Parents of some LSU football players support playing a season

Parents of some LSU football players support playing a season
LSU running back Tyrion Davis-Price (No. 3) (Source: Josh Auzenne/WAFB-TV)

BATON ROUGE, La. (WAFB) - Many people, especially college football players and their parents, are wondering if the SEC will cancel its football season.

Officials say “the sky isn’t falling” when it comes to LSU and the SEC playing football this fall. The situation could be stabilizing a bit in the wake of strong media reports and speculation about everyone canceling at once. The SEC and other conferences are still fighting to play but whether they do or not is yet to be seen.

Parents of LSU players weigh in on college football status

The parents of at least two LSU Tigers say their kids want to play and they support them 100% on that decision.

Former Southern Lab star and now sophomore running back Tyrion Davis-Price, along with junior booming kickoff specialist Avery Atkins, are just two Tigers who are ready to play.

“I understand their safety is important,” said Stacie Davis-Price, mother of LSU running back Tyrion Davis-Price. “Of course, we’re concerned with our son’s health, like any other parent would be. But it would be devastating ... it would be devastating not to have a season. Not just for us, for Tyrion, just for the whole city and state of Louisiana. Just thinking about everything and everyone that’s involved.”

“I honestly want him to play,” added Ty Davis-Price, Tyrion’s father. “Like my wife was saying, I know it’s a safety issue but I believe they have everything there. I trust in the system that they have there set up for the kids.”

“They’re getting the best attention in every category,” said Jack Atkins, father of LSU placekicker Avery Atkins. “If he came home, he’s not going to get that. He is going to be worse off coming home. Those kids are as protected as they could possibly be. And, here’s the thing, they’re where they want to be. They want to be around their teammates, they want to be around their coaches. I’m trying to figure out what all this is about because these are the people that are the most extreme not at risk. These people don’t even know they have it half the time and then they’re over it by the time they get a test result.”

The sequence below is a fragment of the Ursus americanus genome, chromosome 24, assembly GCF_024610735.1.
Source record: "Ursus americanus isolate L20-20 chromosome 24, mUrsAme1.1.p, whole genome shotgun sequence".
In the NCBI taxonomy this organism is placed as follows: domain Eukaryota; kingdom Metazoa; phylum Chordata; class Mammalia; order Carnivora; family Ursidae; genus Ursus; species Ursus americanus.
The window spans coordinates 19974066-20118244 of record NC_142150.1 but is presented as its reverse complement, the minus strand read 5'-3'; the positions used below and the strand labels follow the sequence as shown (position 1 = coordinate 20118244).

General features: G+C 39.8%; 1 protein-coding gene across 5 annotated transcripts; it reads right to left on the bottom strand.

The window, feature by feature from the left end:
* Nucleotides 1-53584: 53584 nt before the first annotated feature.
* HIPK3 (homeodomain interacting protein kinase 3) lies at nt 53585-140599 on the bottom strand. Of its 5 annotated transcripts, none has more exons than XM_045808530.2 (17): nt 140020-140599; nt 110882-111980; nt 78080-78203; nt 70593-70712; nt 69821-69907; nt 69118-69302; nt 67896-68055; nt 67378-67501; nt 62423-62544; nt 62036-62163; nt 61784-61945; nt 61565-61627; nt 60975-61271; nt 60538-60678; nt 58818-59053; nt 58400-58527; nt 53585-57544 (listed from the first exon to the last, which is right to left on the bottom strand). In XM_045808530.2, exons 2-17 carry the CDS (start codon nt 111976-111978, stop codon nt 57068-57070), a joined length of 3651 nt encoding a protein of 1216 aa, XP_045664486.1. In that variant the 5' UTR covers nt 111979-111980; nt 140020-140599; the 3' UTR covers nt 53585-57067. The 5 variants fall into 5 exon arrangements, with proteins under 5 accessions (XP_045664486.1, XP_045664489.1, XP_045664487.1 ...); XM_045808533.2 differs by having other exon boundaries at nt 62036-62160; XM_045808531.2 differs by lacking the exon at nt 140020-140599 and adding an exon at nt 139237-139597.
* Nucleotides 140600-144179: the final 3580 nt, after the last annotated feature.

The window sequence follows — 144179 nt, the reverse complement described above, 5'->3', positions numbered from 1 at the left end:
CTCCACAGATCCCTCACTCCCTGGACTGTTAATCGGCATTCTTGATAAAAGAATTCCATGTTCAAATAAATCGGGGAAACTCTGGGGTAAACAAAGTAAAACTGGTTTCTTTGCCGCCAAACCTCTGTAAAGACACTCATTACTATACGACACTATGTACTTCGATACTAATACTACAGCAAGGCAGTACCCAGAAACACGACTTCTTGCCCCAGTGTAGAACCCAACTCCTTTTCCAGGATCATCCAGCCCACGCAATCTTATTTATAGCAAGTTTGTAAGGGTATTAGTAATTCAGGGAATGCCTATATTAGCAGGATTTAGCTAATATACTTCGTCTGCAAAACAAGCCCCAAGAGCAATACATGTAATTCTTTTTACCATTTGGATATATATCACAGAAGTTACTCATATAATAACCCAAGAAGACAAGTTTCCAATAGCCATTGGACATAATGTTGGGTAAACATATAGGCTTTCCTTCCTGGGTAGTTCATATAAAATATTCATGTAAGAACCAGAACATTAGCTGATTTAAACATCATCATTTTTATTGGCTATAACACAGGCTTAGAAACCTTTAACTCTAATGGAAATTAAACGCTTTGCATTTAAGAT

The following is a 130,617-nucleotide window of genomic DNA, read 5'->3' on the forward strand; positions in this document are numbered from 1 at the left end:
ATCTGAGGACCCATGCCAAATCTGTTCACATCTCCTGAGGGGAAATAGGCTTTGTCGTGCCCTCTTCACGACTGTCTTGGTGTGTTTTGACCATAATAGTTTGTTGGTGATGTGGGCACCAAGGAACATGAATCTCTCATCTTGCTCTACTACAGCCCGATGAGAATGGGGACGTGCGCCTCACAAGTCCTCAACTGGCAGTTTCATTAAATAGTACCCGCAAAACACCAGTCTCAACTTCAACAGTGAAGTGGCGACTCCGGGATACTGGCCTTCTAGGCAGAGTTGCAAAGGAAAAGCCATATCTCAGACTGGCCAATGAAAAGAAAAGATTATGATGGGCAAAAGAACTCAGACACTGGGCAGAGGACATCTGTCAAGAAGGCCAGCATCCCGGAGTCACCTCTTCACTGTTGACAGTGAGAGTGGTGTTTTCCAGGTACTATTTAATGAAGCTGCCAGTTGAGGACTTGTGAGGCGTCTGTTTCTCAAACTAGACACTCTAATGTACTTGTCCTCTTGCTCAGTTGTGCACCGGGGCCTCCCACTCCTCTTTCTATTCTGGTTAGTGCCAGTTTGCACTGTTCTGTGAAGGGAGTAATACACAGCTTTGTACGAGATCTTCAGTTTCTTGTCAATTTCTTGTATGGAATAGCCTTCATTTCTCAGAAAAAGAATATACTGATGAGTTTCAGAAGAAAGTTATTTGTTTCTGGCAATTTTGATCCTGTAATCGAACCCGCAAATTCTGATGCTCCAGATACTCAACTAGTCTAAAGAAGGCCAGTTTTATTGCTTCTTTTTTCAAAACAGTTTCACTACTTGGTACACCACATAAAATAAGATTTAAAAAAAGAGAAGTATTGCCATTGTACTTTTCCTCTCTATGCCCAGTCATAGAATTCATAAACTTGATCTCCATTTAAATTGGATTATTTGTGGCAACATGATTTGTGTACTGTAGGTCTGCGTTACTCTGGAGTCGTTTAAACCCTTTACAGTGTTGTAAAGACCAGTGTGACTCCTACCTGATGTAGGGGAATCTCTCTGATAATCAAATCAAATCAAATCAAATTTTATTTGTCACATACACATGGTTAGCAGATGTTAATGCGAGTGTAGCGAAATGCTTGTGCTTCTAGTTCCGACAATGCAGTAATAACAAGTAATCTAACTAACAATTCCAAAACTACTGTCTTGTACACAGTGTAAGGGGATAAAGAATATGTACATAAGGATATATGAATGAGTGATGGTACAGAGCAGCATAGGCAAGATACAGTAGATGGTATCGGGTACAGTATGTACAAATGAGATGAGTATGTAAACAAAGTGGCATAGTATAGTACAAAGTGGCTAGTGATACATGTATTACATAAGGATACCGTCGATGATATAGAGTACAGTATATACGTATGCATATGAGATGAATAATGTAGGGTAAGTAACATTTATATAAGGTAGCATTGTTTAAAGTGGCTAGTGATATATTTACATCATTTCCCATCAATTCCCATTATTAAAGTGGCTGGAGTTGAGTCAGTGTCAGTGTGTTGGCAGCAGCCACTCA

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LSU athletic director Scott Woodward released a statement about the upcoming season:

“We remain steadfast in our approach in the Southeastern Conference, taking all the available time to gather as much information as possible in order to make informed decisions. We are united in our process and our focus on the safety and well-being of our student-athletes. The recent flood of reports surrounding college athletics does not alter that approach. As we have said since the beginning, we are patiently working through each and every variable following the direction of our Return to Safety and Medical Guidance Task Force. I believe our student-athletes want to play. We owe it to them to make every effort to do so safely.”

Former LSU players are also watching this situation closely, hoping their Tigers can take the field this fall.

Former LSU running back Nick Brossette was playing in the XFL when the pandemic struck. He said he knows how badly the players want the chance to have a season.

Meanwhile, former LSU quarterback Brandon Harris, now an analyst with the Texas Longhorns, had hoped to be in Tiger Stadium this September when the Longhorns planned for a rematch of last year’s game in Austin.

The game between the Tigers and Longhorns won’t happen and now the current LSU players have to be wondering if the 10-game SEC slate will be played either.

SEC officials reiterated they will take their time with this decision, evaluate the situation for themselves, and not be pressured by outside forces.

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